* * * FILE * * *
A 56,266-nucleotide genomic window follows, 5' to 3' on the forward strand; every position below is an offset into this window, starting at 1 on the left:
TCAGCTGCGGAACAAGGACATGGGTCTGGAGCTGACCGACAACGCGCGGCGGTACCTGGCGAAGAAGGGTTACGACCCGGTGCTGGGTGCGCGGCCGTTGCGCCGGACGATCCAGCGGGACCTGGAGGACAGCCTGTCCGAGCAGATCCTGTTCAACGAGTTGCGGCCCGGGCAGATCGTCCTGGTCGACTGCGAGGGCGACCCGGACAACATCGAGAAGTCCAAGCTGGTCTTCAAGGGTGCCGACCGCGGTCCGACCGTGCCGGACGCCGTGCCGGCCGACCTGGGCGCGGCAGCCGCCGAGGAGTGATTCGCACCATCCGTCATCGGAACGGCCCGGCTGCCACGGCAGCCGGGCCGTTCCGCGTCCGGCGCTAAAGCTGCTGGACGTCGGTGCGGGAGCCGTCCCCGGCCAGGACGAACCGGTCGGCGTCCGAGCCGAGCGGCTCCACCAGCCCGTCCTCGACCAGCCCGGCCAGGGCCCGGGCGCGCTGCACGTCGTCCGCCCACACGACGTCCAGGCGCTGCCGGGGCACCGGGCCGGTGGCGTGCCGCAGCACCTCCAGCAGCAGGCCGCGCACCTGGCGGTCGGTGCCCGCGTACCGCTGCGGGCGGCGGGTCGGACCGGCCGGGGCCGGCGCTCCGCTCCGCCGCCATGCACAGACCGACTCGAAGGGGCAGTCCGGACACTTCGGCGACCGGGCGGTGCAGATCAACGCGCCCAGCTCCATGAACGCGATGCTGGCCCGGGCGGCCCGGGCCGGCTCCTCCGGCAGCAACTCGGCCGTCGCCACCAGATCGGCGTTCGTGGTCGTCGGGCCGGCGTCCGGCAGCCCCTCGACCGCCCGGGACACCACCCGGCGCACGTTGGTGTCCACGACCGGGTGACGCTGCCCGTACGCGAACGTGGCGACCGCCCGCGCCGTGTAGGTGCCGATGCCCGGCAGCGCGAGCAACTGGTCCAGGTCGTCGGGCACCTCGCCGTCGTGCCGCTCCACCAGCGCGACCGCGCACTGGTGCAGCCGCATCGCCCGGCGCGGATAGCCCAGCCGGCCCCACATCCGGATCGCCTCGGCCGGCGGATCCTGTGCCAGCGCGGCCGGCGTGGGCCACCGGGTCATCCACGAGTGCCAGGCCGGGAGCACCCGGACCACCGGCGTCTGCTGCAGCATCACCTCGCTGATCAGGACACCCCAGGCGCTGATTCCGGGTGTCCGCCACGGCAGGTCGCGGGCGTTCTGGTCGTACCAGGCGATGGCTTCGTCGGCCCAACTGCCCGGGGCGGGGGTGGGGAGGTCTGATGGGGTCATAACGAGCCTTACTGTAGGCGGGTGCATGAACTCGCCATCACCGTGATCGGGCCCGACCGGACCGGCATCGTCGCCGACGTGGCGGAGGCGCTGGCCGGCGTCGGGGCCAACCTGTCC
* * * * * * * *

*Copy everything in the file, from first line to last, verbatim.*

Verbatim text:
A 56,266-nucleotide genomic window follows, 5' to 3' on the forward strand; every position below is an offset into this window, starting at 1 on the left:
TCAGCTGCGGAACAAGGACATGGGTCTGGAGCTGACCGACAACGCGCGGCGGTACCTGGCGAAGAAGGGTTACGACCCGGTGCTGGGTGCGCGGCCGTTGCGCCGGACGATCCAGCGGGACCTGGAGGACAGCCTGTCCGAGCAGATCCTGTTCAACGAGTTGCGGCCCGGGCAGATCGTCCTGGTCGACTGCGAGGGCGACCCGGACAACATCGAGAAGTCCAAGCTGGTCTTCAAGGGTGCCGACCGCGGTCCGACCGTGCCGGACGCCGTGCCGGCCGACCTGGGCGCGGCAGCCGCCGAGGAGTGATTCGCACCATCCGTCATCGGAACGGCCCGGCTGCCACGGCAGCCGGGCCGTTCCGCGTCCGGCGCTAAAGCTGCTGGACGTCGGTGCGGGAGCCGTCCCCGGCCAGGACGAACCGGTCGGCGTCCGAGCCGAGCGGCTCCACCAGCCCGTCCTCGACCAGCCCGGCCAGGGCCCGGGCGCGCTGCACGTCGTCCGCCCACACGACGTCCAGGCGCTGCCGGGGCACCGGGCCGGTGGCGTGCCGCAGCACCTCCAGCAGCAGGCCGCGCACCTGGCGGTCGGTGCCCGCGTACCGCTGCGGGCGGCGGGTCGGACCGGCCGGGGCCGGCGCTCCGCTCCGCCGCCATGCACAGACCGACTCGAAGGGGCAGTCCGGACACTTCGGCGACCGGGCGGTGCAGATCAACGCGCCCAGCTCCATGAACGCGATGCTGGCCCGGGCGGCCCGGGCCGGCTCCTCCGGCAGCAACTCGGCCGTCGCCACCAGATCGGCGTTCGTGGTCGTCGGGCCGGCGTCCGGCAGCCCCTCGACCGCCCGGGACACCACCCGGCGCACGTTGGTGTCCACGACCGGGTGACGCTGCCCGTACGCGAACGTGGCGACCGCCCGCGCCGTGTAGGTGCCGATGCCCGGCAGCGCGAGCAACTGGTCCAGGTCGTCGGGCACCTCGCCGTCGTGCCGCTCCACCAGCGCGACCGCGCACTGGTGCAGCCGCATCGCCCGGCGCGGATAGCCCAGCCGGCCCCACATCCGGATCGCCTCGGCCGGCGGATCCTGTGCCAGCGCGGCCGGCGTGGGCCACCGGGTCATCCACGAGTGCCAGGCCGGGAGCACCCGGACCACCGGCGTCTGCTGCAGCATCACCTCGCTGATCAGGACACCCCAGGCGCTGATTCCGGGTGTCCGCCACGGCAGGTCGCGGGCGTTCTGGTCGTACCAGGCGATGGCTTCGTCGGCCCAACTGCCCGGGGCGGGGGTGGGGAGGTCTGATGGGGTCATAACGAGCCTTACTGTAGGCGGGTGCATGAACTCGCCATCACCGTGATCGGGCCCGACCGGACCGGCATCGTCGCCGACGTGGCGGAGGCGCTGGCCGGCGTCGGGGCCAACCTGTCC